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Seahawks 2018 Third Quarter Honors 

The Seahawks have won three straight and are now heading into a December home stretch that will determine if they can get back to the playoffs after falling just short in 2017. While there’s still a lot of work left to do, the Seahawks feel good about the direction of the team having won three in a row and seven of their last 10 since starting the year with consecutive road losses.

“We’re in a very upbeat mode about going after this end of the season,” Seahawks coach Pete Carroll said. “The fourth quarter is starting, so it’s time to try and finish this thing. We kind of know what we’re trying to do, we’ve got a good feel for it. Now we’ve got to go play good games one week at a time… We just have to just keep our head down and keep grinding and trying to stay focused on getting better and doing the things that we do well and keep that going. We’ve got to clean things up. We had too many penalties last week. We had some busts that we have got to get rid of on defense. That’s just the process. Keeping your head down and grinding is really what it’s all about at this point. We’re upbeat and we’re positive. We know that we can win every game and we’re going out to get that done.”

With the fourth quarter of the season kicking off this week, we take a look back at the players, moments and trends that stood out during the third quarter of the season:

Offensive MVP: Quarterback Russell Wilson

Russell Wilson has been really good all season long, as is evident in his numbers. His 115.5 passer rating, 66.6 completion percentage and 8.3 yard-per-attempt would all set or match career highs if he maintains his pace, and with 29 touchdowns he’s on pace to top his career-high total of 34, which is also a franchise record. That touchdown total ranks fourth in the NFL even though he has thrown the fewest attempts of any quarterback to play in all 12 games this season. Wilson is throwing a touchdown on 8.9 percent of his pass attempts, the second-best rate in the league and highest of his career. Meanwhile he has thrown just five interceptions, and only two since Week 3.

But as Wilson has done throughout his career, he is getting better as the year goes along, and over the past four games, he has thrown 11 touchdowns and no interceptions, posting a passer rating of 130.1 during that stretch.

After Wilson threw four touchdowns on just 17 attempts against the 49ers, Carroll joked Monday that he’s “Trying to figure out how Russ could be so effective with so few throws. He maximizes his opportunities in a big way.”

And as has always been the case with Wilson, his ability to make big plays while also taking care of the ball has made him very valuable to Seattle’s offense, which has committed a league-low nine turnovers this season.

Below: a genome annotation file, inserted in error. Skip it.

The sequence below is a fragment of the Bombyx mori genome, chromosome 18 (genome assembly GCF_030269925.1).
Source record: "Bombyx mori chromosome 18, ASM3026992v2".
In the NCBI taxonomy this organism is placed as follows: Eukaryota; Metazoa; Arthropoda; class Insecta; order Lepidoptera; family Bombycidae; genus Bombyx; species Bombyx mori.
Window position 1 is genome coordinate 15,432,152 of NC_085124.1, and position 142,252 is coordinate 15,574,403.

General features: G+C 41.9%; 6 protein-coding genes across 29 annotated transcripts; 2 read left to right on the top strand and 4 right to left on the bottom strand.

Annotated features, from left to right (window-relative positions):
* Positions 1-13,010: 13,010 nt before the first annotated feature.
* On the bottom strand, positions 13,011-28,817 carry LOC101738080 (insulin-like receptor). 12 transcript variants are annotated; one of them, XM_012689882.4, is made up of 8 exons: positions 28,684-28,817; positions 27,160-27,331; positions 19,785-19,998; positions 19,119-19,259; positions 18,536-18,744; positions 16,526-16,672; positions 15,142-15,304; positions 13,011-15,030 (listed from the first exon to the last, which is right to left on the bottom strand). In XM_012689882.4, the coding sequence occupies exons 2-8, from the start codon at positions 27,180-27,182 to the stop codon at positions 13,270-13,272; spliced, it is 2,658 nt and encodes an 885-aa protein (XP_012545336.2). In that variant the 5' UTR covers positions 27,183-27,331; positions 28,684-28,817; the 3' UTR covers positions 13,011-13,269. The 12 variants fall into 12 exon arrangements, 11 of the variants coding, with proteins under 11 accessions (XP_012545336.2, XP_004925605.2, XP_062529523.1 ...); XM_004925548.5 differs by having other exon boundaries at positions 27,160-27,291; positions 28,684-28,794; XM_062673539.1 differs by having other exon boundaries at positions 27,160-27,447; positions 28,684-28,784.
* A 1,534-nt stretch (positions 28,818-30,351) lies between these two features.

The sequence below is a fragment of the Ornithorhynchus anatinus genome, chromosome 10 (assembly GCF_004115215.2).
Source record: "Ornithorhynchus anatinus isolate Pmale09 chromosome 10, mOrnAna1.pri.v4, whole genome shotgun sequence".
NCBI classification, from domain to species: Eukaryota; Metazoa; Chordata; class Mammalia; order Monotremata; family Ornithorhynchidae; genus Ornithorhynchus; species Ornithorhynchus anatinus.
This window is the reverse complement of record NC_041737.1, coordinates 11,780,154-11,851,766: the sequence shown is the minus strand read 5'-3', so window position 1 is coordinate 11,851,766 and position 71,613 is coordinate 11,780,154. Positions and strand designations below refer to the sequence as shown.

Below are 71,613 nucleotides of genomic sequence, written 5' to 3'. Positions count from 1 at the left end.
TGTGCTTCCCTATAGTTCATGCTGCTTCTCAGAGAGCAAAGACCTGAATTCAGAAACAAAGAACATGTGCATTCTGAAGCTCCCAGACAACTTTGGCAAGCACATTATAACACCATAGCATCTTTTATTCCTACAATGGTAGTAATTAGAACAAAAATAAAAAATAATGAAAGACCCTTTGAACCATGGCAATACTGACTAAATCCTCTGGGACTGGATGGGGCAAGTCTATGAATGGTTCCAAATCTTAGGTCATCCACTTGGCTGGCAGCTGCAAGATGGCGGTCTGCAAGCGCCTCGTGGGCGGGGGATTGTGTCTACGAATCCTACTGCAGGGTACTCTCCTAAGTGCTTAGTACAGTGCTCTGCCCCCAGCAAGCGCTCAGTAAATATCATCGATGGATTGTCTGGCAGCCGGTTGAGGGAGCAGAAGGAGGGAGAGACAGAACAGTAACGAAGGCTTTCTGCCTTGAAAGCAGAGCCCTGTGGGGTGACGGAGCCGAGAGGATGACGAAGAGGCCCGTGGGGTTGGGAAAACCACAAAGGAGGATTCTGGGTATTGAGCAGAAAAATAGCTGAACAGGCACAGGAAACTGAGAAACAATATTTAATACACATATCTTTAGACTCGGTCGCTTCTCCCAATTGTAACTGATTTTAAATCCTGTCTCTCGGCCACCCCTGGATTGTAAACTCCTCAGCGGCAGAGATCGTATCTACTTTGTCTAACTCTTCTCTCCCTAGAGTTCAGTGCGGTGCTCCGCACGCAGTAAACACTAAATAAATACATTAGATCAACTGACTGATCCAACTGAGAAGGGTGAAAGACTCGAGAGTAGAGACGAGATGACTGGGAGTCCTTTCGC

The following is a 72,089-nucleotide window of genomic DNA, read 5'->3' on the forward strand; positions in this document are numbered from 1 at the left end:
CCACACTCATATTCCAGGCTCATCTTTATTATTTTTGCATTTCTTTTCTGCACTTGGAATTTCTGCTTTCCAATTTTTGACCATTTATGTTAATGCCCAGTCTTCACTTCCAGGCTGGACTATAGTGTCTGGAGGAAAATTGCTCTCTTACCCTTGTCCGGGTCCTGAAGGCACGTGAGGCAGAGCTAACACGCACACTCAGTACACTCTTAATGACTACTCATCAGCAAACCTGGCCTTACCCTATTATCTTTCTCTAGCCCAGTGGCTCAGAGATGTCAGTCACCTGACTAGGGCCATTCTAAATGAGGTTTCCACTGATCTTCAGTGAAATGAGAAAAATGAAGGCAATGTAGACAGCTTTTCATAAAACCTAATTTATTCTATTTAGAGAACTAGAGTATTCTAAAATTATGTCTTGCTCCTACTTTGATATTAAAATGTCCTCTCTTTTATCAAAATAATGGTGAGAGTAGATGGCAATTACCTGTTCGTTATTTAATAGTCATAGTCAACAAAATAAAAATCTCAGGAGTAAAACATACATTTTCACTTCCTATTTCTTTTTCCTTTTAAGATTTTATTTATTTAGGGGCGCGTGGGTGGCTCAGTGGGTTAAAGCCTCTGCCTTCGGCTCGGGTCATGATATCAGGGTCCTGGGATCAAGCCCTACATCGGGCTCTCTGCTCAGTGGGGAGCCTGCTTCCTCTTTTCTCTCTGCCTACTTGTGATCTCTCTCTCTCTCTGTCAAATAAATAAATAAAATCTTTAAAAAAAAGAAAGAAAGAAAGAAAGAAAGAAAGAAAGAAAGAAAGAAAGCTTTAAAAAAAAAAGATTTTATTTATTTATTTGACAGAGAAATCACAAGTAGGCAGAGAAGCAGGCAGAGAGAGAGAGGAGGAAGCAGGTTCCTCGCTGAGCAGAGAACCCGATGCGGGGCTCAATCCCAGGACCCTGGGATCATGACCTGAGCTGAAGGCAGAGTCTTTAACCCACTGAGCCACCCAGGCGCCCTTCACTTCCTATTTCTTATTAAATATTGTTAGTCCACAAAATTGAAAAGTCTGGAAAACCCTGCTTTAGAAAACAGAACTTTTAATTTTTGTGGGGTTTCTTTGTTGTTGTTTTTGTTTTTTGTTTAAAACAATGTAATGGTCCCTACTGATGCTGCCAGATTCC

“Russ has done that for a long time in his career,” Carroll said. “He’s been great at it. We’ve been on top of the turnovers whenever we’re winning and we’re doing it and he’s been a big part of that. To be in such a volatile position too, but to control that so well, he’s done a great job for us. He’s had a great conscience about what we’re trying to do and how to do it, and he’s adapted over the years to suit that. Really, we couldn’t ask for a whole lot more. He’s done a great job of that.”

Defensive MVP: Linebacker Bobby Wagner

Wagner, like Wilson, has been great of late after already being really good throughout the season. Wagner ended the third quarter of the year recording 13 tackles and three passes defensed in a loss to the Chargers, then continued that hot streak with 13 tackles against the Rams, nine against Green Bay and 13 against Carolina. Wagner then put together what is arguably the best game of his career in Sunday’s win over the 49ers, recording 12 tackles, a sack, a forced fumble, a fumble recovery and a 98-yard interception return for a touchdown that was the longest in franchise history. With 99 tackles, Wagner is on the verge of topping 100 tackles for the seventh time in as many seasons, something no other player in franchise history has accomplished, and his 11 passes defensed are a career-high.

“I really think it’s extraordinary when guys continue to be really good,” Carroll said. “It’s not that it has to be better than or have some other things happen that have never happened before—although it did—it’s just that they continue to be great. That’s really the mark of a great competitor and a great player and performer and all that, not just show once in a while that they can. He’s been so solidly consistent, and I think it’s the consistency at the top of his game that is just remarkable.”

Special Teams MVP: Punter Michael Dickson